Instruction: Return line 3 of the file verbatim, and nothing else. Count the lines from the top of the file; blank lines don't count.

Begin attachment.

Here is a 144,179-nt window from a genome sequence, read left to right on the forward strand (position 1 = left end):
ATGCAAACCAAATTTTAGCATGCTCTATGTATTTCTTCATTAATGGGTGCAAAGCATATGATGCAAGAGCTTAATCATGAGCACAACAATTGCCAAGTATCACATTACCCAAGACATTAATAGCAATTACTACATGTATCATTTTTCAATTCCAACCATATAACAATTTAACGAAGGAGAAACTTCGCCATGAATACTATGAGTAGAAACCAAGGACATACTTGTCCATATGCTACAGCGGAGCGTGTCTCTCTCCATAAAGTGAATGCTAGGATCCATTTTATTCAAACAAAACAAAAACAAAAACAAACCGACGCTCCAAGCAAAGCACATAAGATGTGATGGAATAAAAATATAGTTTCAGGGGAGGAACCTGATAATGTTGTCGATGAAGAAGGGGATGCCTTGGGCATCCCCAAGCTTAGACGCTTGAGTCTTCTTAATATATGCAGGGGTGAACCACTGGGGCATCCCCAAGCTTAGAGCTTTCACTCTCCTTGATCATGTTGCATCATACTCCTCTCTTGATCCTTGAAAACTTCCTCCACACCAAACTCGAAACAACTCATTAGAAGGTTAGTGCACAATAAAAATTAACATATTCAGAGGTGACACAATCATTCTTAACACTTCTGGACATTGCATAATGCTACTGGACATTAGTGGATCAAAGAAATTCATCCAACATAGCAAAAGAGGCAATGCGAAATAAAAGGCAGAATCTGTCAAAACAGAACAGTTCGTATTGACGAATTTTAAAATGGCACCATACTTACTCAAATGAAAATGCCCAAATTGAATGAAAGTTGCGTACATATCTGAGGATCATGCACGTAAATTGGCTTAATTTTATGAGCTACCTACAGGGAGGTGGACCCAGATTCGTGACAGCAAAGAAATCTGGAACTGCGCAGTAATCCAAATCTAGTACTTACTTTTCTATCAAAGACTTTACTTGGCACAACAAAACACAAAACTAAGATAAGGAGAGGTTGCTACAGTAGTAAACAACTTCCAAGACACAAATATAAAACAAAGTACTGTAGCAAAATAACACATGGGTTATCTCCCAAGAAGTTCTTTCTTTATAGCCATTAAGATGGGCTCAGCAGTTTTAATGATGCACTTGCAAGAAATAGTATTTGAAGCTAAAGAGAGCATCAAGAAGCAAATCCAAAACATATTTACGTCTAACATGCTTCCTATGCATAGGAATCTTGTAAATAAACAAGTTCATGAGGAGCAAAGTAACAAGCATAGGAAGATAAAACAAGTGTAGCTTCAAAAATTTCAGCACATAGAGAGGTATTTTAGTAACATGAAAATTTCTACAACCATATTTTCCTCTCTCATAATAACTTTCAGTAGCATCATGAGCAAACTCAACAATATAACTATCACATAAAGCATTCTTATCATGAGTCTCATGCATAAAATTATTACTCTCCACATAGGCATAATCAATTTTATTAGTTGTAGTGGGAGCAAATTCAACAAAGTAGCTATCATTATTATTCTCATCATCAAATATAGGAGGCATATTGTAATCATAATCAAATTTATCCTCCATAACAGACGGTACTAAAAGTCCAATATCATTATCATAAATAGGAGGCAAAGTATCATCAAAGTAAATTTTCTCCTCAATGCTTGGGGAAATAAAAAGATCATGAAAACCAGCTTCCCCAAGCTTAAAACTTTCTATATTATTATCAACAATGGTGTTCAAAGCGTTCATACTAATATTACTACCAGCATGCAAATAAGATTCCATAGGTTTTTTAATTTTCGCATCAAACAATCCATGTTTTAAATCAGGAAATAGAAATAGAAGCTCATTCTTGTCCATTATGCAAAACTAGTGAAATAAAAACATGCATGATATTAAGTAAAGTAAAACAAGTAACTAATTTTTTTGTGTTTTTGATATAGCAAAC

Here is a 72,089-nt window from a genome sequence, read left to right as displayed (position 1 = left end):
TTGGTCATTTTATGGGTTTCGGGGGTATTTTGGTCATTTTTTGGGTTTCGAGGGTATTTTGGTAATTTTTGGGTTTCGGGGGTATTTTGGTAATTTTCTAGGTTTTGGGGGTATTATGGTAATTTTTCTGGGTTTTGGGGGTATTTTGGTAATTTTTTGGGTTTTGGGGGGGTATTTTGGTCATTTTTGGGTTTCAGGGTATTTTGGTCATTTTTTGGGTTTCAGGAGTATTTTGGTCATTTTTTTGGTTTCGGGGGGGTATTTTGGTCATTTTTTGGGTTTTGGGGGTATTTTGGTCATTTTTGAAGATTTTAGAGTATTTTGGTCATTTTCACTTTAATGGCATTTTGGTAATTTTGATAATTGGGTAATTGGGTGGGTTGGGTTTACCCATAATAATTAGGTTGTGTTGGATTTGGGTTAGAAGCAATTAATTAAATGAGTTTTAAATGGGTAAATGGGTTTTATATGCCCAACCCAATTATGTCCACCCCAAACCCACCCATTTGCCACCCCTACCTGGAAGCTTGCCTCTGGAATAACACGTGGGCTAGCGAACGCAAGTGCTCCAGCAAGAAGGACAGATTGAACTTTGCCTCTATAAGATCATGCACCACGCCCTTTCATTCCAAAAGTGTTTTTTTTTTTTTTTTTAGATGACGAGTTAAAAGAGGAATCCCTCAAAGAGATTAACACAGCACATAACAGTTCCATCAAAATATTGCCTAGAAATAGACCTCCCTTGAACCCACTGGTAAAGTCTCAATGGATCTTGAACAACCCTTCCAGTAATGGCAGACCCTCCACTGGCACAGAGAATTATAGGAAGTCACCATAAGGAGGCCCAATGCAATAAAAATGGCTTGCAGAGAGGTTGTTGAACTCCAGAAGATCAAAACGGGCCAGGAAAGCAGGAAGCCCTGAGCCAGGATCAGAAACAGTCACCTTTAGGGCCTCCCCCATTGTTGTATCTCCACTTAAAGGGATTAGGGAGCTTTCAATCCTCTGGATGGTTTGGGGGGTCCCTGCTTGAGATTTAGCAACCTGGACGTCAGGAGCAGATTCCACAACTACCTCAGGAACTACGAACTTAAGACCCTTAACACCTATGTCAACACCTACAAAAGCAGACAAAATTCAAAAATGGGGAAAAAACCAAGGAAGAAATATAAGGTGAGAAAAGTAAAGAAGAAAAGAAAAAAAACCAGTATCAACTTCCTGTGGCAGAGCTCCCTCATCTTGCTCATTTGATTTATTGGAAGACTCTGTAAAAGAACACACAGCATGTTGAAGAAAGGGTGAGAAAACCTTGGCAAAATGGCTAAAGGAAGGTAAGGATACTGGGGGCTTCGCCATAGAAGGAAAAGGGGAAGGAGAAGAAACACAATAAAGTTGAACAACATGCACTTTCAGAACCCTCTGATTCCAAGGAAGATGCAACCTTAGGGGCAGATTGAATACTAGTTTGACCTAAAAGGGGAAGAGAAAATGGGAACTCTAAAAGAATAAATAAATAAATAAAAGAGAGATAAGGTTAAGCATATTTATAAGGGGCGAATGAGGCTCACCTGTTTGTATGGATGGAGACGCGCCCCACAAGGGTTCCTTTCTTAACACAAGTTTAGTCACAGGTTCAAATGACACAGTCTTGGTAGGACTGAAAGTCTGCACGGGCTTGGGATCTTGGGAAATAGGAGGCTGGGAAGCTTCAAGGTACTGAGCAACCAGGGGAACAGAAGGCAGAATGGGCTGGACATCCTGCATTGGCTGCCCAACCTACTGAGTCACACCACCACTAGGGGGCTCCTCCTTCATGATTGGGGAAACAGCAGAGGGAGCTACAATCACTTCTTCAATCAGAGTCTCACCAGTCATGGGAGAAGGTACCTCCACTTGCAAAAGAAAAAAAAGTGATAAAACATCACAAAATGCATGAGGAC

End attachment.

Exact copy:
Here is a 72,089-nt window from a genome sequence, read left to right as displayed (position 1 = left end):